Albuquerque, NM (January 19, 2012) – On February 4, 2012, the Indian Pueblo Cultural Center will open its new, “100 Years of State & Federal Policy: The Impact on Pueblo Nations,” an examination of the human experience behind enacted policies and laws that have changed and affected the core values of the pueblo people.

While written “Indian” policies date back as far as the mid-1700s, this exhibition will look at federal and state policies from 1912 to 2012 that have had positive and negative impacts on the Pueblo tribes.

Among the 33 key policies that will be examined are:
The 1970 Return of Taos Pueblo Blue Lake – a congressional action that restored 48,000 acres of sacred worship grounds back to the Taos Pueblo that had been taken away from them by the U.S. government in 1906; and the 1924 Indian Citizenship Act (or Snyder Act), granting legal citizenship to America’s indigenous people; and the 1948 New Mexico constitutional change giving American Indians the right to vote; and the 2006 Native American Languages Preservation Act which authorizes funding for programs for tribes to use to prevent the loss of heritage and culture.

“Very few people in this country and perhaps in the world, know to what degree Pueblo people have been impacted through policies conceived by the United States in ways that really threaten one of the oldest indigenous communities in this world.” said Regis Pecos (Cochiti Pueblo), co-director of the Leadership Institute at the Santa Fe Indian School.

“There’s just hundreds of different kinds of policy actions that have taken place that have really driven who we have become nowadays and it also drives us to really take a look at our core values again to really see from whence we came and perhaps from whence we need to return.” said Ron Solimon (Laguna Pueblo), the Indian Pueblo Cultural Center’s executive director.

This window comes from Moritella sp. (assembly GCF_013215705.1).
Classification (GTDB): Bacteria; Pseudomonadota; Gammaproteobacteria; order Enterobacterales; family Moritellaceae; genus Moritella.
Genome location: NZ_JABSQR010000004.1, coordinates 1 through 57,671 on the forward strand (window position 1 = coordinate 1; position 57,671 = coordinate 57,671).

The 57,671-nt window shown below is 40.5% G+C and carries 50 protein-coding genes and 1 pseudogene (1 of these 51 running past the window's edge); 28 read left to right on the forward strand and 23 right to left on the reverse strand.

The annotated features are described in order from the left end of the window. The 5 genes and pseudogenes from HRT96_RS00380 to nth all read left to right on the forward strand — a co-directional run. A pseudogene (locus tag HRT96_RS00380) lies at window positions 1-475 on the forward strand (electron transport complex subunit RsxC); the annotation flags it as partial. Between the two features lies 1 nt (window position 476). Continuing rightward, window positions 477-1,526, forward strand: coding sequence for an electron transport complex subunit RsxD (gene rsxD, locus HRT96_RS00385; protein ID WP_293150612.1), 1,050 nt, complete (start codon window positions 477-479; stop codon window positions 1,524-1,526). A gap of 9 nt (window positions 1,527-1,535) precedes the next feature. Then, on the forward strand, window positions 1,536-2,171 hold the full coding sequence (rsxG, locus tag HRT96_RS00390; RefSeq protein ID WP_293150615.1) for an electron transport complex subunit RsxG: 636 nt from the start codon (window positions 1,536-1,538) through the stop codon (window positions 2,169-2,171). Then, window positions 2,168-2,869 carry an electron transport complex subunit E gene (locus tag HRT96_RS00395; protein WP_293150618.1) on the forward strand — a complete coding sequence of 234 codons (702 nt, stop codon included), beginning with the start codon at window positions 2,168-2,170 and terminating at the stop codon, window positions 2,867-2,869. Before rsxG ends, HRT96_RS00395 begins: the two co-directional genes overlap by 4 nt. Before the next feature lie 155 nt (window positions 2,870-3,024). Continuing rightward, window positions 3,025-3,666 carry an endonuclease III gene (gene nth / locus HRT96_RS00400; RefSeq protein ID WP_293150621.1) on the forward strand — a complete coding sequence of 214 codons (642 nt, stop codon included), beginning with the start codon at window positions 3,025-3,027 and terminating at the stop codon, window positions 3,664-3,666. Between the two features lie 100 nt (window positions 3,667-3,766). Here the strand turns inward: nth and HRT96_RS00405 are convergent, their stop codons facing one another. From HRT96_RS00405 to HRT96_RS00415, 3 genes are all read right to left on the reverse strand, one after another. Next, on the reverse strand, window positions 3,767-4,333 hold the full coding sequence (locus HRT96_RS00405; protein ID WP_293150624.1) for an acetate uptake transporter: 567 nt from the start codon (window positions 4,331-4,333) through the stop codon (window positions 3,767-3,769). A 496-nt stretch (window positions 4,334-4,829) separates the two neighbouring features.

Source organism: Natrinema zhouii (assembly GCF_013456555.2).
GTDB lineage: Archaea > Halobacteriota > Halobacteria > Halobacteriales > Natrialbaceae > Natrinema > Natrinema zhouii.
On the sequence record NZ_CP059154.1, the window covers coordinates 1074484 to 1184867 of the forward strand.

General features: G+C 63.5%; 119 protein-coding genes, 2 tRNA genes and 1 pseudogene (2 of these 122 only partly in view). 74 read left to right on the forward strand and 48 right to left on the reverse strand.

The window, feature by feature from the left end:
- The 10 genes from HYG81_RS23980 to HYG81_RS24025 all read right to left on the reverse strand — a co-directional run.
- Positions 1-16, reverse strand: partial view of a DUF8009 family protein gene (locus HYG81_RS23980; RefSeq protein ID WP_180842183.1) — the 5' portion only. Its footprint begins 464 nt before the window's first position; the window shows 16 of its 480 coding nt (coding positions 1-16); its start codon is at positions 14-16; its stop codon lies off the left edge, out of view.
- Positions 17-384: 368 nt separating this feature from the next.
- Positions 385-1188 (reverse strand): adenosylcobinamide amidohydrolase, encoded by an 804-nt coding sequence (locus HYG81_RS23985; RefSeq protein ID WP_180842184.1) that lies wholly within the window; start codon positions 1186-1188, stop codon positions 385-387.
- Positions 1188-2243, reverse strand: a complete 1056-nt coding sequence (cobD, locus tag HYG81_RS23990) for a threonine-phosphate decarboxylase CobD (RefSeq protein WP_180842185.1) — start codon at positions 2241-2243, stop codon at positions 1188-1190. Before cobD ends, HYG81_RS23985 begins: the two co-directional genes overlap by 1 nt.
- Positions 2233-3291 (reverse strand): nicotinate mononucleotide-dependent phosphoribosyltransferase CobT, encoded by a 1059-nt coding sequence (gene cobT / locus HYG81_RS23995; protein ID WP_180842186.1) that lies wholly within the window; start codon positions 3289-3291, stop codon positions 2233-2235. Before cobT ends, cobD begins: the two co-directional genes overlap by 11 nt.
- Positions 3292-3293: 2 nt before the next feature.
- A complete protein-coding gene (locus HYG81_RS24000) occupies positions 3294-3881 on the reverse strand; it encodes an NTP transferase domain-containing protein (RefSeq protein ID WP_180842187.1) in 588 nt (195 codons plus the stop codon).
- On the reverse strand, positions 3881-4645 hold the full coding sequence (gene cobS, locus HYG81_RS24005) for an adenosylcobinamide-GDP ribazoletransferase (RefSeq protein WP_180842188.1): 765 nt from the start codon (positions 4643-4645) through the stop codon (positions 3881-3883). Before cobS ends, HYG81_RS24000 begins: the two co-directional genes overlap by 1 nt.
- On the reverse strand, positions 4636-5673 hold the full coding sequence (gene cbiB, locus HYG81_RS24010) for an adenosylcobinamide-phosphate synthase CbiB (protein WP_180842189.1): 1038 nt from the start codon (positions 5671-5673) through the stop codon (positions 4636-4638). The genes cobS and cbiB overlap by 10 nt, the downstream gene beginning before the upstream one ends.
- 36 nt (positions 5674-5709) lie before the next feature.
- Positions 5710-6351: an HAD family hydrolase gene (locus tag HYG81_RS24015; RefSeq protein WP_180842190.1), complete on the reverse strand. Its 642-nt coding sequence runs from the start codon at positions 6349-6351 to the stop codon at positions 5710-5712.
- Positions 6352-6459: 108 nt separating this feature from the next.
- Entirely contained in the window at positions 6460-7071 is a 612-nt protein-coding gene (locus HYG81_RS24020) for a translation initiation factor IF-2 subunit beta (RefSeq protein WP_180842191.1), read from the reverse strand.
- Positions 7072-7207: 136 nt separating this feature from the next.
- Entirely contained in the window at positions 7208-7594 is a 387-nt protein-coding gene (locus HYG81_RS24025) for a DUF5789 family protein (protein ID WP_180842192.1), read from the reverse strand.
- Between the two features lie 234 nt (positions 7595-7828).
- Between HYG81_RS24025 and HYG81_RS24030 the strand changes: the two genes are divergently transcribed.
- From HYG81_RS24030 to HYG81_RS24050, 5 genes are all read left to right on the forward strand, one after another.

Visitors will be presented with intimate interviews with contemporary pueblo people reflecting on how they are living the core values of love, faith, compassion, service and community today. Pueblo youth have also weighed in their thoughts about how they will meet historic and future challenges for themselves and for their communities in the next 100 years.

A large conclave of Pueblo educators, linguists, health representatives and leaders from the northern and southern pueblo tribes assisted in developing the exhibition’s public programming and educational component for first to 12th grade. The curriculum references state standards and will be released in early March 2012. Study guides for teachers will be available online at

The year’s panel discussion schedule is online now beginning with “Changing Roles: Women in Leadership, Health, Education and Art on March 14.
The exhibition will include an interactive media component and throughout the year, updated interviews and lecture podcasts will be placed online as well. A short video about the 100 years exhibition is available online at

“This special exhibition is only the beginning in a larger vision to help in the planning and development of a new permanent exhibition called, The Pueblo Experience.” said Ron Solimon.

100 Years is supported by the W.K. Kellogg Foundation, New Mexico Humanities Council and in-kind support from our Pueblo community members, and the New Mexico Centennial Foundation. The School for Advanced Research and the Leadership Institute both located in Santa Fe, also contributed and collaborated on the exhibition and post exhibition continuing education.

100 Years Project Director, Travis Suazo (Laguna/Acoma/Taos Pueblos) said, “This is a great opportunity to be part of Pueblo Indian history. This historic exhibition is being initiated from a tribal museum, from our Pueblo Indian perspective to educate and inspire. It’s our contribution to the New Mexico Centennial celebration.”

The exhibition will be unveiled at 2 pm on February 4, 2012 after a short introductory program that begins at 1 pm.

The Indian Pueblo Cultural Center is owned and operated by the 19 Pueblo tribes of New Mexico and is located at 2401 12th St. NW in Albuquerque.